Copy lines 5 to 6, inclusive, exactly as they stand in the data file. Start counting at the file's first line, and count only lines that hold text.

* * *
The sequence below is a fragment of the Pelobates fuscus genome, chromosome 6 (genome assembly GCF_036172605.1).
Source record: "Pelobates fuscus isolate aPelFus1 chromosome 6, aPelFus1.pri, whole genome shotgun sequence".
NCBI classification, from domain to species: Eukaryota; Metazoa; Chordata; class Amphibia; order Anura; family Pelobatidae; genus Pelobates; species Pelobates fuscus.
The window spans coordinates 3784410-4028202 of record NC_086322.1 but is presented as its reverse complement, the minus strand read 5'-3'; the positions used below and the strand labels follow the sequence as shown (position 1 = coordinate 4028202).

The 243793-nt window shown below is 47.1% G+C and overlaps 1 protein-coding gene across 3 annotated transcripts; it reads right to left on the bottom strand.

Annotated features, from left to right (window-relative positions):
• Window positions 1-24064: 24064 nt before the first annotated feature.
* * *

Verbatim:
The 243793-nt window shown below is 47.1% G+C and overlaps 1 protein-coding gene across 3 annotated transcripts; it reads right to left on the bottom strand.

Annotated features, from left to right (window-relative positions):